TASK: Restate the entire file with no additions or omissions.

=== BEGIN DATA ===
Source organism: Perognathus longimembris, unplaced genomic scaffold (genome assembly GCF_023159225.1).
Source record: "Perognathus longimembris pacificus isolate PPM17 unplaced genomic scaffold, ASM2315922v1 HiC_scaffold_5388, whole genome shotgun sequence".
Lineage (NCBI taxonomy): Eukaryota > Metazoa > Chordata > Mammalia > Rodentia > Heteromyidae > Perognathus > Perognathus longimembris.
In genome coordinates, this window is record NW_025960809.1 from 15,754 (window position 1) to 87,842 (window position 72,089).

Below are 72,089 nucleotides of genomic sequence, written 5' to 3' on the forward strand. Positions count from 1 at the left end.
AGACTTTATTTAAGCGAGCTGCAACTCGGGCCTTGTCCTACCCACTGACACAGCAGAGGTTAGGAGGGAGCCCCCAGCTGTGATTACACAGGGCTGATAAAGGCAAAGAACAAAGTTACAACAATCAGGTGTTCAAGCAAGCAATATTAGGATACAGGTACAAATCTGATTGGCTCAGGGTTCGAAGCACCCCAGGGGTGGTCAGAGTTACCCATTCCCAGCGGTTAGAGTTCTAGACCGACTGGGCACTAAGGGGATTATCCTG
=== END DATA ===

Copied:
Source organism: Perognathus longimembris, unplaced genomic scaffold (genome assembly GCF_023159225.1).
Source record: "Perognathus longimembris pacificus isolate PPM17 unplaced genomic scaffold, ASM2315922v1 HiC_scaffold_5388, whole genome shotgun sequence".
Lineage (NCBI taxonomy): Eukaryota > Metazoa > Chordata > Mammalia > Rodentia > Heteromyidae > Perognathus > Perognathus longimembris.
In genome coordinates, this window is record NW_025960809.1 from 15,754 (window position 1) to 87,842 (window position 72,089).

Below are 72,089 nucleotides of genomic sequence, written 5' to 3' on the forward strand. Positions count from 1 at the left end.
AGACTTTATTTAAGCGAGCTGCAACTCGGGCCTTGTCCTACCCACTGACACAGCAGAGGTTAGGAGGGAGCCCCCAGCTGTGATTACACAGGGCTGATAAAGGCAAAGAACAAAGTTACAACAATCAGGTGTTCAAGCAAGCAATATTAGGATACAGGTACAAATCTGATTGGCTCAGGGTTCGAAGCACCCCAGGGGTGGTCAGAGTTACCCATTCCCAGCGGTTAGAGTTCTAGACCGACTGGGCACTAAGGGGATTATCCTG